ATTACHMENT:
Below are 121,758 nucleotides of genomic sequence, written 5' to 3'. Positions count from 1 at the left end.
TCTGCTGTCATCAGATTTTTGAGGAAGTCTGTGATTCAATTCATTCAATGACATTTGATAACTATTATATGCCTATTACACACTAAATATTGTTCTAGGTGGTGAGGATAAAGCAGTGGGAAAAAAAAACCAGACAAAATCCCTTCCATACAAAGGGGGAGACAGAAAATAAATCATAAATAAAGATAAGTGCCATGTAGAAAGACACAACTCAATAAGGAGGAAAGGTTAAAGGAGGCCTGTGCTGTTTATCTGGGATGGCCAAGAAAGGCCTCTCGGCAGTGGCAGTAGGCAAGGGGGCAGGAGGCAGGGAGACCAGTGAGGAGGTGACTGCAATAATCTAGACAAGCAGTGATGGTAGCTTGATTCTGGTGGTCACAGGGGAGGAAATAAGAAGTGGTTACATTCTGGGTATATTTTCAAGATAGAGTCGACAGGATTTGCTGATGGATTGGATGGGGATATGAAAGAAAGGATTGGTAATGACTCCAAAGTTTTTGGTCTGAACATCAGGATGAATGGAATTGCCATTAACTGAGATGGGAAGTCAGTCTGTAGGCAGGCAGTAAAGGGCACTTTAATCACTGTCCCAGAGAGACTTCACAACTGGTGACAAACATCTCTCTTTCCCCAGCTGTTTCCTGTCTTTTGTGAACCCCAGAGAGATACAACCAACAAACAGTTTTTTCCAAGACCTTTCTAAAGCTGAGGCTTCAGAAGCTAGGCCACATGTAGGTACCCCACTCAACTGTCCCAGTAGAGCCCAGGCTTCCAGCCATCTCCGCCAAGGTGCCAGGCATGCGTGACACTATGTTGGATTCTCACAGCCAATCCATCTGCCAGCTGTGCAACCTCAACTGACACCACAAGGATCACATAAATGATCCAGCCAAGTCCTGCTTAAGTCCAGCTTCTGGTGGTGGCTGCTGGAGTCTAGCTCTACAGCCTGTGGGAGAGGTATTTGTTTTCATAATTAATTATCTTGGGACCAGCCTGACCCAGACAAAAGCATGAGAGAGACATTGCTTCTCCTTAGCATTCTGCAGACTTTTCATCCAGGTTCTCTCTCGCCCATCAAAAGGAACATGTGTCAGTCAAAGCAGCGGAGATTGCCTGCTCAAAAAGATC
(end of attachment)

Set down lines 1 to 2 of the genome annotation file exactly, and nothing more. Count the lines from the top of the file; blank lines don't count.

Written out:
Below are 121,758 nucleotides of genomic sequence, written 5' to 3'. Positions count from 1 at the left end.
TCTGCTGTCATCAGATTTTTGAGGAAGTCTGTGATTCAATTCATTCAATGACATTTGATAACTATTATATGCCTATTACACACTAAATATTGTTCTAGGTGGTGAGGATAAAGCAGTGGGAAAAAAAAACCAGACAAAATCCCTTCCATACAAAGGGGGAGACAGAAAATAAATCATAAATAAAGATAAGTGCCATGTAGAAAGACACAACTCAATAAGGAGGAAAGGTTAAAGGAGGCCTGTGCTGTTTATCTGGGATGGCCAAGAAAGGCCTCTCGGCAGTGGCAGTAGGCAAGGGGGCAGGAGGCAGGGAGACCAGTGAGGAGGTGACTGCAATAATCTAGACAAGCAGTGATGGTAGCTTGATTCTGGTGGTCACAGGGGAGGAAATAAGAAGTGGTTACATTCTGGGTATATTTTCAAGATAGAGTCGACAGGATTTGCTGATGGATTGGATGGGGATATGAAAGAAAGGATTGGTAATGACTCCAAAGTTTTTGGTCTGAACATCAGGATGAATGGAATTGCCATTAACTGAGATGGGAAGTCAGTCTGTAGGCAGGCAGTAAAGGGCACTTTAATCACTGTCCCAGAGAGACTTCACAACTGGTGACAAACATCTCTCTTTCCCCAGCTGTTTCCTGTCTTTTGTGAACCCCAGAGAGATACAACCAACAAACAGTTTTTTCCAAGACCTTTCTAAAGCTGAGGCTTCAGAAGCTAGGCCACATGTAGGTACCCCACTCAACTGTCCCAGTAGAGCCCAGGCTTCCAGCCATCTCCGCCAAGGTGCCAGGCATGCGTGACACTATGTTGGATTCTCACAGCCAATCCATCTGCCAGCTGTGCAACCTCAACTGACACCACAAGGATCACATAAATGATCCAGCCAAGTCCTGCTTAAGTCCAGCTTCTGGTGGTGGCTGCTGGAGTCTAGCTCTACAGCCTGTGGGAGAGGTATTTGTTTTCATAATTAATTATCTTGGGACCAGCCTGACCCAGACAAAAGCATGAGAGAGACATTGCTTCTCCTTAGCATTCTGCAGACTTTTCATCCAGGTTCTCTCTCGCCCATCAAAAGGAACATGTGTCAGTCAAAGCAGCGGAGATTGCCTGCTCAAAAAGATC